East Grand Forks city administrators float 8% tax levy increase
East Grand Forks administrators on Tuesday proposed a 2022 property tax levy that's 8% higher than the one imposed this year. City officials typically shoot for a 5% increase at most.
East Grand Forks officials are considering a relatively large property tax increase to pay for large- and medium-scale projects they’ve set aside in prior budget cycles.
City administrators on Tuesday presented to City Council members a preliminary 2022 budget that would lean on an 8% increase in property tax revenue. City leaders are set to formally consider that levy on Tuesday, Sept. 21. In prior years, they’ve settled on 5% increases .
An 8% larger tax levy would increase the city’s property tax revenue from a budgeted $5.71 million this year to $6.17 million in 2022 -- a $457,000 increase. A 5% levy increase would bring in $285,000 more than this year, according to documents supplied to council members at Tuesday’s council meeting and another one in July.
That additional money would mostly pay for projects that city staff have agreed to set aside to trim expenses in earlier budgets, such as equipment for the city’s police and public works departments and maintenance work on some parks buildings, according to City Administrator David Murphy.
“It’s always better to get it done now than later,” Murphy said. “It never gets less expensive to fix things.”
An 8% increase to the city’s property tax levy doesn’t necessarily translate to an equal increase in residents’ property taxes. That’s because the city sets a figure for total property tax revenue and then county administrators determine how much each property owner needs to pay in order to collectively hit that mark. That means that a larger or more valuable tax base could help raise the $6.17 million the city would ask for if council members agree to the 8% levy increase.
Setting a preliminary levy that high would give city staff an idea of how much it would raise residents’ property taxes because Polk County administrators would do a sort of dry run of their tax process at that rate.
“This would give us a little room to see how it would affect properties,” Finance Director Karla Anderson told council members.
In prior years, Eastside administrators have estimated that 5% increases to the city’s property tax levy have meant 2-3% increases to residents’ property taxes.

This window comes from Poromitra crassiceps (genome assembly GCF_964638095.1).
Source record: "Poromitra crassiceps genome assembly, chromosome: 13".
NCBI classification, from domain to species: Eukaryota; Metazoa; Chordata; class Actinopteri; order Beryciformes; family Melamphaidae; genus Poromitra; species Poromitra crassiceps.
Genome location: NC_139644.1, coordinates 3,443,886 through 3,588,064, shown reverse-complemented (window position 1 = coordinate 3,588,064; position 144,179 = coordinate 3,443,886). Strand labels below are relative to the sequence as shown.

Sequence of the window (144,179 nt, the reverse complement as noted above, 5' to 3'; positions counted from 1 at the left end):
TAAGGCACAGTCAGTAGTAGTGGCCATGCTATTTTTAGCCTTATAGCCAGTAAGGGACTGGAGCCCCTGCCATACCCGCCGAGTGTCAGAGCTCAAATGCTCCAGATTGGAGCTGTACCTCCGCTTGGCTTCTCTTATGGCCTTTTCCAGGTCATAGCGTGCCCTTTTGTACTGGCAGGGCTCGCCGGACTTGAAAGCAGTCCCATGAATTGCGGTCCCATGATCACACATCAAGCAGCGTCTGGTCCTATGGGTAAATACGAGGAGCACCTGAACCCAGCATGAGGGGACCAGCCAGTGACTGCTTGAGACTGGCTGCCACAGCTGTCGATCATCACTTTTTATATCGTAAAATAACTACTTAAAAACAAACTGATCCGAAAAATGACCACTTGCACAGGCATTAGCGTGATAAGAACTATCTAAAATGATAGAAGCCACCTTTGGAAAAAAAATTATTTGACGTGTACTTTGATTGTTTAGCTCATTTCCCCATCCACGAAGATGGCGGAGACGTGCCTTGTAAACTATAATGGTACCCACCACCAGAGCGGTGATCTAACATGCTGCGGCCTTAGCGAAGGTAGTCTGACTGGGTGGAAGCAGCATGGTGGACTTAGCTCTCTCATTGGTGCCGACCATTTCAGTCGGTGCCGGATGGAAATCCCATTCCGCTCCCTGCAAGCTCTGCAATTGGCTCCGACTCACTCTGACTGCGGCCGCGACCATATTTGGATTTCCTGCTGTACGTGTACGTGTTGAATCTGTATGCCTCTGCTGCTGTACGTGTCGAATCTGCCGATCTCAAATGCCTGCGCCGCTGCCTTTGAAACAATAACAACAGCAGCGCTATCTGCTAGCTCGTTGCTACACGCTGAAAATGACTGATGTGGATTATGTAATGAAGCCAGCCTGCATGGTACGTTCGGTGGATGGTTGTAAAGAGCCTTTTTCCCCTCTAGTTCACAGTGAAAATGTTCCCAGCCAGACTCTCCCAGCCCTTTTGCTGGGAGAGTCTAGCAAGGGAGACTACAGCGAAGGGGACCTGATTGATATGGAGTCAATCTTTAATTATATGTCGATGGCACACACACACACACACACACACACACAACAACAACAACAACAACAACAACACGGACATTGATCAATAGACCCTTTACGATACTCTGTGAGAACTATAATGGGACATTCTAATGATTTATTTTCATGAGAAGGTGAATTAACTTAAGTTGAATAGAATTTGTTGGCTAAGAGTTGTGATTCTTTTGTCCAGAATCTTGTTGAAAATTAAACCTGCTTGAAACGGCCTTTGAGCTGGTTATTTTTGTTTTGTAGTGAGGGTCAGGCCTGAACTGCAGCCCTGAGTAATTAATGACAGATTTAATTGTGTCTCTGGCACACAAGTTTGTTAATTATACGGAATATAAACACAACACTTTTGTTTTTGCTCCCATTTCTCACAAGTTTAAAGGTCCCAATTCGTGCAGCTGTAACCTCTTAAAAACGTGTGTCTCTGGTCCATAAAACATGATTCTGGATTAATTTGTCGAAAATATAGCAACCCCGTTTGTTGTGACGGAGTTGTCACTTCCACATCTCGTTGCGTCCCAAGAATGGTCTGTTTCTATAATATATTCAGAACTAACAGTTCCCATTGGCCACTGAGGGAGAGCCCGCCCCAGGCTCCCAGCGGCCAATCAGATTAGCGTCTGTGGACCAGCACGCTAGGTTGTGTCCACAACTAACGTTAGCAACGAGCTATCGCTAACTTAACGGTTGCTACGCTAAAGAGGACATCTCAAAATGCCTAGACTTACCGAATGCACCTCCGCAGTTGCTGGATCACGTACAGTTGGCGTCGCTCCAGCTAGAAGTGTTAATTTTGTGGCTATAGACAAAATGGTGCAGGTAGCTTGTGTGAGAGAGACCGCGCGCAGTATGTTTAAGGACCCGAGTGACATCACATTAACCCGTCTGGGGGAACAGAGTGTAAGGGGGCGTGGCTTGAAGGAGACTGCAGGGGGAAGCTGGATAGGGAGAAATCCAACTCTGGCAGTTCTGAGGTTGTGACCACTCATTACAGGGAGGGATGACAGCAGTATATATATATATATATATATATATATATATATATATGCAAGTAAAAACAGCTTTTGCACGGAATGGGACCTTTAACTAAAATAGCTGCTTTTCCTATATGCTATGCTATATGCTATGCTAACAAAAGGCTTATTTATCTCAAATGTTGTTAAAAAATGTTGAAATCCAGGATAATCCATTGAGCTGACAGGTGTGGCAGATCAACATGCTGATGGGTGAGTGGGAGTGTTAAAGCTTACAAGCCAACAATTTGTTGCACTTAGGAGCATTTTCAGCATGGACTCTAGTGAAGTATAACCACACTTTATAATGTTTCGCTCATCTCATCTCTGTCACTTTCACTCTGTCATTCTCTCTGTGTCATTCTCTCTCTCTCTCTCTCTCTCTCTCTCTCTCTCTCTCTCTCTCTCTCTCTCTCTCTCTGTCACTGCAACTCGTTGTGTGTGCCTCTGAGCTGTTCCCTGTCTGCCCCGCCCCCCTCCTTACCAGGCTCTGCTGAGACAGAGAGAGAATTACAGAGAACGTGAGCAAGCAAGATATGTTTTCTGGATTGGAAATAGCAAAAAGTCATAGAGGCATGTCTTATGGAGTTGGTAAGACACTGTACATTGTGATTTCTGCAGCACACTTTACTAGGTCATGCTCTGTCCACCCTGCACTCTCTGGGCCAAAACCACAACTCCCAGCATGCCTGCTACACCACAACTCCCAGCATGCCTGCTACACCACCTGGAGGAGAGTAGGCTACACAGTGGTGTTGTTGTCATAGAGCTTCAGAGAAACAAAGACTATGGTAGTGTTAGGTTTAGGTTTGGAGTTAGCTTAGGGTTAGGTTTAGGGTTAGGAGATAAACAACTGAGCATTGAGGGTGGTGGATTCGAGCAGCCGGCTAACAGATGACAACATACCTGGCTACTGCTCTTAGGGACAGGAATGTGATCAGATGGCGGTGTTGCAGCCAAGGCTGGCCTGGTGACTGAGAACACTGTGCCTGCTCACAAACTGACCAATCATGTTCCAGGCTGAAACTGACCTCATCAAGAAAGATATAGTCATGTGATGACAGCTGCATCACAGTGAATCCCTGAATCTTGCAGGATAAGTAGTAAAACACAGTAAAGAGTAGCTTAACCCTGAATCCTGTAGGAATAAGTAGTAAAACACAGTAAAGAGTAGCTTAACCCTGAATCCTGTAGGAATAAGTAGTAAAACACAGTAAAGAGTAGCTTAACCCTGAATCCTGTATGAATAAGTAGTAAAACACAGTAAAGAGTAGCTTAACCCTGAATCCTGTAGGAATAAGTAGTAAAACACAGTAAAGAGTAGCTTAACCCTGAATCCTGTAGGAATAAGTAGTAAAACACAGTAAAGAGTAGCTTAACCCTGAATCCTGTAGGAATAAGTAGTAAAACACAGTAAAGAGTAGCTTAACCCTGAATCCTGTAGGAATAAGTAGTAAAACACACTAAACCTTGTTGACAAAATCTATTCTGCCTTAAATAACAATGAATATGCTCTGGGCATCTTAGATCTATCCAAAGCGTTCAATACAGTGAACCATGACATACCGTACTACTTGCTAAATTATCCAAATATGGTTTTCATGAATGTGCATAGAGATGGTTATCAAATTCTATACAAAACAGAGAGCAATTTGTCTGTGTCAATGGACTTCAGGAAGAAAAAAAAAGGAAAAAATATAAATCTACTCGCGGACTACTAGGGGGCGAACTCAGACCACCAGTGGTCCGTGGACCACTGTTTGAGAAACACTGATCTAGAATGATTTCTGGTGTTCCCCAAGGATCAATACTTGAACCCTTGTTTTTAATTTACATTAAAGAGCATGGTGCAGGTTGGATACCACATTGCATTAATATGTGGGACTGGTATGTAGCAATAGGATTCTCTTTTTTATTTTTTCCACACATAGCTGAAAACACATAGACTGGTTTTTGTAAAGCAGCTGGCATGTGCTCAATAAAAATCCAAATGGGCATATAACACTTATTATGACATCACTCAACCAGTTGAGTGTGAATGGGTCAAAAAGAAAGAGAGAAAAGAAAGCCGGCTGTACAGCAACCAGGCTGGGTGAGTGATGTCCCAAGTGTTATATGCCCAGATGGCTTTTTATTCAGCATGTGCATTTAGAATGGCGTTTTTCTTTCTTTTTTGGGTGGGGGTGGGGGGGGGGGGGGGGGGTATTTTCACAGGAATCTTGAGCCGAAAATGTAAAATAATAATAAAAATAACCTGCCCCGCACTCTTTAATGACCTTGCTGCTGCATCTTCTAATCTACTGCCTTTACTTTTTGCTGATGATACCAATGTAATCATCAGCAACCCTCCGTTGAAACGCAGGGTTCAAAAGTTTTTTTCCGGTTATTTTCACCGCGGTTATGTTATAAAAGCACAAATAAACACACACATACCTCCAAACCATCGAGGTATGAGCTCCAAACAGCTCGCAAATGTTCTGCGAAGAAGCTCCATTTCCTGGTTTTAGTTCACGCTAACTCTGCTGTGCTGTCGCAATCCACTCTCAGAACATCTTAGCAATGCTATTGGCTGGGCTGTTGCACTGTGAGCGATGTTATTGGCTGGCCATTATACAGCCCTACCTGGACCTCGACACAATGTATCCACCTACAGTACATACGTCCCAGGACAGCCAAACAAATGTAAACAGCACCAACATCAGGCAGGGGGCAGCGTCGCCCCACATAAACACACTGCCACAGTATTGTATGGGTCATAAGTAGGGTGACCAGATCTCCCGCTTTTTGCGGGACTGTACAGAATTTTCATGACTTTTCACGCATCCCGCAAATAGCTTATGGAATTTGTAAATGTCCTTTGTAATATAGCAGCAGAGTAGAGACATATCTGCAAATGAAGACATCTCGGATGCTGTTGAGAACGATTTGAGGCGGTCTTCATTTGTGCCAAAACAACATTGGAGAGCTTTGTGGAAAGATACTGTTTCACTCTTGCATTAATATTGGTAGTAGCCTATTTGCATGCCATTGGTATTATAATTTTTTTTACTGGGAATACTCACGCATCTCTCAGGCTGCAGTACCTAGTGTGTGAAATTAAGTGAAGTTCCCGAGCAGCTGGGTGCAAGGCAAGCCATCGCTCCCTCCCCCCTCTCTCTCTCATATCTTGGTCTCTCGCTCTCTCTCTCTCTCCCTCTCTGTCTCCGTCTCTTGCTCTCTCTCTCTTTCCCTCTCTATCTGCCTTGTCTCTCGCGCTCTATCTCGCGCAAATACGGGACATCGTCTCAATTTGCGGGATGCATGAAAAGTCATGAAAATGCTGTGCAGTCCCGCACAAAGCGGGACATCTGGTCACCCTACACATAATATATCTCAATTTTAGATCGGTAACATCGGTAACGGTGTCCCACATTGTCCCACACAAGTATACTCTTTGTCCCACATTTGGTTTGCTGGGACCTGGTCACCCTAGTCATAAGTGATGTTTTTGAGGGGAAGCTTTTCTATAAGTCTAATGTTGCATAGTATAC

The state requires cities to set preliminary property tax levies by the end of the month. East Grand Forks officials are set to certify a final number, which can only be equal to or lower than the preliminary figure, this winter after a state-mandated “truth in taxation” hearing.
Parlaying state grants into federal
In related news, council members didn’t object to a proposal to roll a state-level grant into a federal one to fix up LaFave Park.
City administrators have applied for a grant from the Greater Minnesota Regional Parks and Trails Commission that would pay for 75% of a $1.28 million plan to build new boat ramps at the park and repave some streets there, among other renovations. The city would be on the hook for the remainder.
If the commission awards the grant, East Grand Forks Parks and Recreation Superintendent Reid Huttunen believes that money could count as the local portion of an even larger grant from the U.S. Economic Development Administration, which, if awarded, the city could then use to pay for a multi-million-dollar “master plan” to improve the park.
In short, it could mean the city would be able to parlay the approximately $384,000 it needs to put up for its share of the state grant into as much as $6.4 million from the feds, a figure that’s considerably higher than the approximate $2.5 million wish list of park improvements laid out in the master plan.
The deadline for the federal grant is March 20, 2022, and the city typically hears back about the commission’s grant in February, Huttunen told the Herald. The next step, he said, is updating the LaFave master plan to include current cost estimates. It was first drafted in 2019 and has only been updated in pieces since then.
The money for the federal grants comes from the $1.9 trillion American Rescue Plan Act, which set aside $750 million to help travel, tourism and outdoor recreation -- segments of society that were shut down or nearly shut down during the coronavirus pandemic. Of that, $240 million has been set aside for the grant program to which the city plans to apply.
Huttunen said city staff asked about angling for a grant to help pay for renovations to the baseball diamonds at Stauss Park or the slate of upgrades to a pair of city-owned ice arenas, but said those projects were ineligible.